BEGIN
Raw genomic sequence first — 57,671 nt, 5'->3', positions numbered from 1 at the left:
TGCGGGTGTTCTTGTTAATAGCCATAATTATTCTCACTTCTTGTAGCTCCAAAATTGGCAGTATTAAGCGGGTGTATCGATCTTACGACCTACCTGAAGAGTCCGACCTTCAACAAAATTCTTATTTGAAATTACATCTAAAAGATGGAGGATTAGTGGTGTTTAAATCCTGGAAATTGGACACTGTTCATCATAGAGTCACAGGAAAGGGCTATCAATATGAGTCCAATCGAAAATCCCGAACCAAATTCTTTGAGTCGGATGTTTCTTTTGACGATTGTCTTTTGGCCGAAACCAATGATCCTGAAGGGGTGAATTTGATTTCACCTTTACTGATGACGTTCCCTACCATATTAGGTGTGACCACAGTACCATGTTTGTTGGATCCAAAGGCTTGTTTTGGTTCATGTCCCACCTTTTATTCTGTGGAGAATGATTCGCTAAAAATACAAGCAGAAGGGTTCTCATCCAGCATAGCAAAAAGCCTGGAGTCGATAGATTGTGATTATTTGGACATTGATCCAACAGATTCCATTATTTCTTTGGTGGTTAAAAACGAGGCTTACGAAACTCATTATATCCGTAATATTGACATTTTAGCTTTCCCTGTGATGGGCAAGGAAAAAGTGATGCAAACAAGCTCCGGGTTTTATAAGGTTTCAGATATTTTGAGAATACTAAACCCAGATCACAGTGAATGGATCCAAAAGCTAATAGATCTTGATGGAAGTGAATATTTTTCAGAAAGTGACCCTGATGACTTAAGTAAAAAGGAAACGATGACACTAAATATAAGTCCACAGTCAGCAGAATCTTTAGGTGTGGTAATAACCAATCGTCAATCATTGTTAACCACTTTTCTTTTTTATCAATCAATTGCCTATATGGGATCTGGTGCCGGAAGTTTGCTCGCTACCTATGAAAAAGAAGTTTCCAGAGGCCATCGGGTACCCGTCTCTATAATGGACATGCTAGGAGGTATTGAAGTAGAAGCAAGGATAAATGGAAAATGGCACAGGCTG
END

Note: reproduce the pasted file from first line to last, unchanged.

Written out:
Raw genomic sequence first — 57,671 nt, 5'->3', positions numbered from 1 at the left:
TGCGGGTGTTCTTGTTAATAGCCATAATTATTCTCACTTCTTGTAGCTCCAAAATTGGCAGTATTAAGCGGGTGTATCGATCTTACGACCTACCTGAAGAGTCCGACCTTCAACAAAATTCTTATTTGAAATTACATCTAAAAGATGGAGGATTAGTGGTGTTTAAATCCTGGAAATTGGACACTGTTCATCATAGAGTCACAGGAAAGGGCTATCAATATGAGTCCAATCGAAAATCCCGAACCAAATTCTTTGAGTCGGATGTTTCTTTTGACGATTGTCTTTTGGCCGAAACCAATGATCCTGAAGGGGTGAATTTGATTTCACCTTTACTGATGACGTTCCCTACCATATTAGGTGTGACCACAGTACCATGTTTGTTGGATCCAAAGGCTTGTTTTGGTTCATGTCCCACCTTTTATTCTGTGGAGAATGATTCGCTAAAAATACAAGCAGAAGGGTTCTCATCCAGCATAGCAAAAAGCCTGGAGTCGATAGATTGTGATTATTTGGACATTGATCCAACAGATTCCATTATTTCTTTGGTGGTTAAAAACGAGGCTTACGAAACTCATTATATCCGTAATATTGACATTTTAGCTTTCCCTGTGATGGGCAAGGAAAAAGTGATGCAAACAAGCTCCGGGTTTTATAAGGTTTCAGATATTTTGAGAATACTAAACCCAGATCACAGTGAATGGATCCAAAAGCTAATAGATCTTGATGGAAGTGAATATTTTTCAGAAAGTGACCCTGATGACTTAAGTAAAAAGGAAACGATGACACTAAATATAAGTCCACAGTCAGCAGAATCTTTAGGTGTGGTAATAACCAATCGTCAATCATTGTTAACCACTTTTCTTTTTTATCAATCAATTGCCTATATGGGATCTGGTGCCGGAAGTTTGCTCGCTACCTATGAAAAAGAAGTTTCCAGAGGCCATCGGGTACCCGTCTCTATAATGGACATGCTAGGAGGTATTGAAGTAGAAGCAAGGATAAATGGAAAATGGCACAGGCTG